No theory forbids me to say "Ah!" or "Ugh!", but it forbids me the bogus theorization of my "Ah!" and "Ugh!" - the value judgments. - Theodor Julius Geiger (1960)

Robert Merton

Robert King Merton (1910-2003) was a highly influential sociologist of the 20th century, known for pioneering significant sociological concepts.

Robert Merton was born in 1910 in Philadelphia to immigrant parents from Eastern Europe, initially named Meyer R. Schkolnick before adopting the name Robert King Merton. He studied in Philadelphia and later at Harvard, where he was greatly influenced by Talcott Parsons. He completed his doctoral dissertation on "Science, Technology and Society in Seventeenth-Century England" in 1938.

Throughout his career, Merton held positions at Harvard, Tulane, and Columbia University, with a long tenure at Columbia University starting in 1941. He co-directed the Bureau of Applied Social Research with Paul F. Lazarsfeld from 1942 to 1971. In 1957, he was elected as the President of the American Sociological Association.

During his lifetime, Merton authored numerous books and approximately 200 articles, with his most important work being the book "Social Theory and Social Structure", first published in 1949, which saw a notable expanded edition in 1968. This work covered key sociological concepts like the self-fulfilling prophecy, reference groups, and the scientific ethos.

Robert Merton passed away in 2003 in New York, having made a profound impact on sociology and the understanding of social phenomena:

  1. Sociological Theories of the Middle Range: Merton emphasized the development of sociological theories that could be empirically tested, falling between highly abstract theories and specific working hypotheses.

  2. Manifest and Latent Functions: Merton introduced the concepts of manifest functions (intended and recognized consequences) and latent functions (unintended and often unrecognized consequences) in social structures.

  3. Functions and Dysfunctions: Merton distinguished between functions (consequences that promote system adaptation) and dysfunctions (consequences that hinder adaptation).

  4. Unintended Consequences: Merton studied how actions can produce results that were not intended or foreseen.

  5. Social Structure and Anomie: Merton examined the relationship between societal norms, values, and the structural opportunities available to individuals, particularly in understanding deviant and criminal behavior.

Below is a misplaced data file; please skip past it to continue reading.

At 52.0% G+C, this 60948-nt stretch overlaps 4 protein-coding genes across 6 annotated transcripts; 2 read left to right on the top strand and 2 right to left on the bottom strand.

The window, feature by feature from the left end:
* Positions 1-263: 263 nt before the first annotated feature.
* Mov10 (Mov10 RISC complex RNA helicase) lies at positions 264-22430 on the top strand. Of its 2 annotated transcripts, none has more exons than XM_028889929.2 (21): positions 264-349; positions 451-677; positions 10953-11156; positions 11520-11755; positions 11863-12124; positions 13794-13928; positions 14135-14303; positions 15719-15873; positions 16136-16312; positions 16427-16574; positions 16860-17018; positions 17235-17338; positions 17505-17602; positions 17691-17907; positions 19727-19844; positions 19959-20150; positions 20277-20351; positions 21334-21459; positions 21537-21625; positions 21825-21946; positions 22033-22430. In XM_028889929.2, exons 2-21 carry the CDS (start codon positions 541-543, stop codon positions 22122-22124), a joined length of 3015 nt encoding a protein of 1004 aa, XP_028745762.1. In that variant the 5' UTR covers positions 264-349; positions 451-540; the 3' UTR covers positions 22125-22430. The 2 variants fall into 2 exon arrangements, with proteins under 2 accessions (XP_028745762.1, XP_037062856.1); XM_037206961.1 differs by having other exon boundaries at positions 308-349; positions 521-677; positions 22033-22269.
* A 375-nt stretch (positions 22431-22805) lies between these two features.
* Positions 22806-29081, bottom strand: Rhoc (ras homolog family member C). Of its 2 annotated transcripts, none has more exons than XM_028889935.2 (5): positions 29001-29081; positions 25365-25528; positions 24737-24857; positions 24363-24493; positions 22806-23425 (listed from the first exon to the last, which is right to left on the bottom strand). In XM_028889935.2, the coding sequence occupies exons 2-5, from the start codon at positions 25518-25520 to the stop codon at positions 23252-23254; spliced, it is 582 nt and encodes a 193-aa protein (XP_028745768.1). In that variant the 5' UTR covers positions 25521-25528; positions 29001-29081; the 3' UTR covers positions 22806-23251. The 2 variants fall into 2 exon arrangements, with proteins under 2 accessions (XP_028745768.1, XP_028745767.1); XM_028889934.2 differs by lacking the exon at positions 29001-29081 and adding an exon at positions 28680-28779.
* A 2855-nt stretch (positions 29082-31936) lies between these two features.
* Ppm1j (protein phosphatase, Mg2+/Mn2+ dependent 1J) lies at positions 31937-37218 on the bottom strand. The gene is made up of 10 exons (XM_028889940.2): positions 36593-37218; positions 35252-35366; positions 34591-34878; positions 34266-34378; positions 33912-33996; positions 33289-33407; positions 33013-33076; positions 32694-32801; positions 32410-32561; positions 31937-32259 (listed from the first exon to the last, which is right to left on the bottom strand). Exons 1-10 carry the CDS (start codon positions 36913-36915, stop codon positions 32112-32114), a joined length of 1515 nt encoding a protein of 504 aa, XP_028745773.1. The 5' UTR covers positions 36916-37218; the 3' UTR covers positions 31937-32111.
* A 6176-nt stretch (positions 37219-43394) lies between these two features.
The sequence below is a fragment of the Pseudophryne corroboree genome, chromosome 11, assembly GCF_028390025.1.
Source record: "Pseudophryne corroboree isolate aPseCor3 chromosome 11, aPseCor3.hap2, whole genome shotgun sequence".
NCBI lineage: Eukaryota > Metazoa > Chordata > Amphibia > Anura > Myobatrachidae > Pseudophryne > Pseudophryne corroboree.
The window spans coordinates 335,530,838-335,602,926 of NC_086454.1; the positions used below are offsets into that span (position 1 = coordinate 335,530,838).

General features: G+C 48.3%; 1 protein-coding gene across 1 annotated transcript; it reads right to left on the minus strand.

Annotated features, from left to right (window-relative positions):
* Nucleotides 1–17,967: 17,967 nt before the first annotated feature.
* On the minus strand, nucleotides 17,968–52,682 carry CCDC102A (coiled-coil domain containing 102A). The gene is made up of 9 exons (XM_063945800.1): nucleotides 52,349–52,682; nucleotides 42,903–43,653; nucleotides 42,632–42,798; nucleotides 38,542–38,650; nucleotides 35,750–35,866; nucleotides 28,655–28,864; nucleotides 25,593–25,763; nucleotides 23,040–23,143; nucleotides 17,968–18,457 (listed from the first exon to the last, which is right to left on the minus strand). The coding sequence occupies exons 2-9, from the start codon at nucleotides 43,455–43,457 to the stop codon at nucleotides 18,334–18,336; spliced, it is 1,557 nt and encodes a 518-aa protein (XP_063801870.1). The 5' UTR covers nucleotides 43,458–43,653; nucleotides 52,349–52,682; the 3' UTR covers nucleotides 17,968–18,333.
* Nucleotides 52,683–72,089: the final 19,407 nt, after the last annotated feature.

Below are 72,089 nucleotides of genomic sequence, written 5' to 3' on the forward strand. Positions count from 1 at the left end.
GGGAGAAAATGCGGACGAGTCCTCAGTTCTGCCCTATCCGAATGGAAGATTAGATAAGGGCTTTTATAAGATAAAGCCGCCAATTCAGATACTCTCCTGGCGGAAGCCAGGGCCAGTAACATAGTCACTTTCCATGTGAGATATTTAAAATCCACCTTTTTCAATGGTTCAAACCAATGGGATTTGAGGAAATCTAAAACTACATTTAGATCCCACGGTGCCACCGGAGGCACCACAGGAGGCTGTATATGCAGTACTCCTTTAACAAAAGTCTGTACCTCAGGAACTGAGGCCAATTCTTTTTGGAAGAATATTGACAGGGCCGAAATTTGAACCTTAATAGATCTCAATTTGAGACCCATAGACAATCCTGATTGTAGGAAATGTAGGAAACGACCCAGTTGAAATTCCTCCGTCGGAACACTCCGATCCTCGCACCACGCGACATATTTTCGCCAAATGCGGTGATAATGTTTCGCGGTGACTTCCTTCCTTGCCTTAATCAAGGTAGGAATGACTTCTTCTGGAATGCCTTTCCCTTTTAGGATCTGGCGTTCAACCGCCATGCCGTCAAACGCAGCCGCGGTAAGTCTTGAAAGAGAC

6. Reference Group Theory: Merton wrote about reference groups, which are influential in shaping an individual's beliefs, values, and behaviors.

  7. The Self-Fulfilling Prophecy: Merton highlighted how people's beliefs or predictions about events can influence their actions and ultimately bring those predictions to manifest themselves.

  8. The Focused Interview: Merton co-authored the book "The Focused Interview," which discussed this qualitative research method for gathering in-depth information from individuals.

Reference Group Theory

Although success gurus have embraced Reference Group Theory as a simplistic recipe of "hanging out with successful people", Merton's theory goes beyond mere social interaction and describes the sociological and psychological factors that influence human behavior, attitudes, and self-perceptions within the context of reference groups. 

  1. Relative Deprivation: Individuals assess their situations by comparing themselves to others in similar circumstances. This helps explain variations in attitudes among individuals based on their social status. Individuals may feel deprived or dissatisfied even in objectively favorable situations if they perceive others in similar circumstances as more successful or fortunate.

  2. Multiple Frames of Reference: Individuals use multiple frames of reference for comparison, including in-groups (those with sustained social relations), those in the same social category or status, and those in different social categories or statuses (out-groups). This complexity in how individuals choose their reference groups highlights that not all comparisons are straightforward and that individuals may use different frames of reference for different aspects of their lives.

  3. Conflict and Resolution of Reference Groups: Both membership and non-membership groups influence individuals' attitudes and behavior. This aspect adds layers of complexity to understanding reference group behavior.

  4. Application Across Various Contexts: The theory's applicability extends beyond a business context. It can be applied to various fields and social phenomena, including military life, race and ethnic relations, social mobility, delinquency, education, politics, and revolution. 

  5. Role of Institutions: The theory recognizes the role of institutions in regulating transitions between membership groups and influencing individuals' perceptions of legitimacy. It acknowledges that institutional norms can direct individuals' attention to specific reference groups and affect how they perceive their own situations.

  6. Social Mobility and Legitimacy: Merton explored how individuals respond to social mobility and legitimacy within different social structures. He considered scenarios where positive orientation toward out-group norms may aid individuals in ascending to a higher-status group but can also lead to exclusion from their current in-group.

  7. Value Assimilation: Individuals tend to assimilate the values and sentiments of authoritative or prestigious members within a group they aspire to join. This assimilation process can significantly impact individuals' self-appraisals and attitudes.

  8. Empirical Research and Validation: Merton's theory encourages systematic research and the collection of empirical data to validate assumptions about reference groups. It emphasizes the importance of understanding the dynamics of reference group behavior through research and sociological indices.